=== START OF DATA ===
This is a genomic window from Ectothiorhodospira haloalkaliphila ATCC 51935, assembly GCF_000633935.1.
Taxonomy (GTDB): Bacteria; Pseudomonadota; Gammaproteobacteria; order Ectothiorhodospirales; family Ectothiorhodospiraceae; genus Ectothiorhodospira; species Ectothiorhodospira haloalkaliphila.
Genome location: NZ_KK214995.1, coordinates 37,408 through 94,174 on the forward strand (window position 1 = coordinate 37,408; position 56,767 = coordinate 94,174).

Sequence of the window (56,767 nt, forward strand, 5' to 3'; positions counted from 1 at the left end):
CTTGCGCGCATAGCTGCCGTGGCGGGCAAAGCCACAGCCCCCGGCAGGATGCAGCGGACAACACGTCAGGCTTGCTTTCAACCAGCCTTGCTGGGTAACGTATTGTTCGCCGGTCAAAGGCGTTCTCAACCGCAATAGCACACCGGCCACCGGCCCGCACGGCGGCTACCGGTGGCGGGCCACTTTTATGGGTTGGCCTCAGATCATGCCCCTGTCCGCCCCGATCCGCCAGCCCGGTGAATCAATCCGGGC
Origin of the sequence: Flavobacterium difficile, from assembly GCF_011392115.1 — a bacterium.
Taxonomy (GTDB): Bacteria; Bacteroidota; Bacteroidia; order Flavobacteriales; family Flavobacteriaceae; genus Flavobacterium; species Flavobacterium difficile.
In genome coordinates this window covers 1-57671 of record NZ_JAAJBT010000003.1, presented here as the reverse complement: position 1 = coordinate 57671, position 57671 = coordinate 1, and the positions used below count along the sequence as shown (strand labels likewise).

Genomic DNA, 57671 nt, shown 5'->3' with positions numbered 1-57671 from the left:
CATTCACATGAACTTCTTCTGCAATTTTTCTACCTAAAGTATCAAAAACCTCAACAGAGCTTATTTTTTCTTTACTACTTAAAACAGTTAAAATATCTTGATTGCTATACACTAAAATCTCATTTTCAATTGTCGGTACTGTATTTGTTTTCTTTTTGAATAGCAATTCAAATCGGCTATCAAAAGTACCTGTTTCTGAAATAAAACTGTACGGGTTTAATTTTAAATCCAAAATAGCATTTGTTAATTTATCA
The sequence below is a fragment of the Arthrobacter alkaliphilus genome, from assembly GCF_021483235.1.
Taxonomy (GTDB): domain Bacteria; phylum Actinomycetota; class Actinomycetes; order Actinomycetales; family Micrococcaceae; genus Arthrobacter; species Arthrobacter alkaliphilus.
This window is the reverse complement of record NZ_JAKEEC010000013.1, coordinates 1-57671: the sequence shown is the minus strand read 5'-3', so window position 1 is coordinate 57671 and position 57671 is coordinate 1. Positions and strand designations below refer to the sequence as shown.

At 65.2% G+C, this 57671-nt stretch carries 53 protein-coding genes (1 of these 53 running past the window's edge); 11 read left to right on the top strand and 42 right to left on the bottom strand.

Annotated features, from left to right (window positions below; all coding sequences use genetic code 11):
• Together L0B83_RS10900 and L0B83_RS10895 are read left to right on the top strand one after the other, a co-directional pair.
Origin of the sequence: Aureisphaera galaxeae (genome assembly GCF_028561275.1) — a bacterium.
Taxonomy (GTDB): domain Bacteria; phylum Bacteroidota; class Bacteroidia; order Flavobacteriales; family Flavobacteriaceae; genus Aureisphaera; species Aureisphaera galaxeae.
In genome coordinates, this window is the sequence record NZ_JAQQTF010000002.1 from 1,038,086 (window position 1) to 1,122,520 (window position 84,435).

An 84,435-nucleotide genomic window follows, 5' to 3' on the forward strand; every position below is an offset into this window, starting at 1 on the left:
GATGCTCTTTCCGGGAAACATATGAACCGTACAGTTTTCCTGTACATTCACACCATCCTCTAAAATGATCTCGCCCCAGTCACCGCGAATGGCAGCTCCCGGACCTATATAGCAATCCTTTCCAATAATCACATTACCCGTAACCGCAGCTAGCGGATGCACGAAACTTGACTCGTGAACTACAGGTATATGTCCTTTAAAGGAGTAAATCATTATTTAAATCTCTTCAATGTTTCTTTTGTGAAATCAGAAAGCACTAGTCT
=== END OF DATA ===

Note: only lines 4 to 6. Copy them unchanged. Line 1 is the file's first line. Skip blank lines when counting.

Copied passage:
Sequence of the window (56,767 nt, forward strand, 5' to 3'; positions counted from 1 at the left end):
CTTGCGCGCATAGCTGCCGTGGCGGGCAAAGCCACAGCCCCCGGCAGGATGCAGCGGACAACACGTCAGGCTTGCTTTCAACCAGCCTTGCTGGGTAACGTATTGTTCGCCGGTCAAAGGCGTTCTCAACCGCAATAGCACACCGGCCACCGGCCCGCACGGCGGCTACCGGTGGCGGGCCACTTTTATGGGTTGGCCTCAGATCATGCCCCTGTCCGCCCCGATCCGCCAGCCCGGTGAATCAATCCGGGC
Origin of the sequence: Flavobacterium difficile, from assembly GCF_011392115.1 — a bacterium.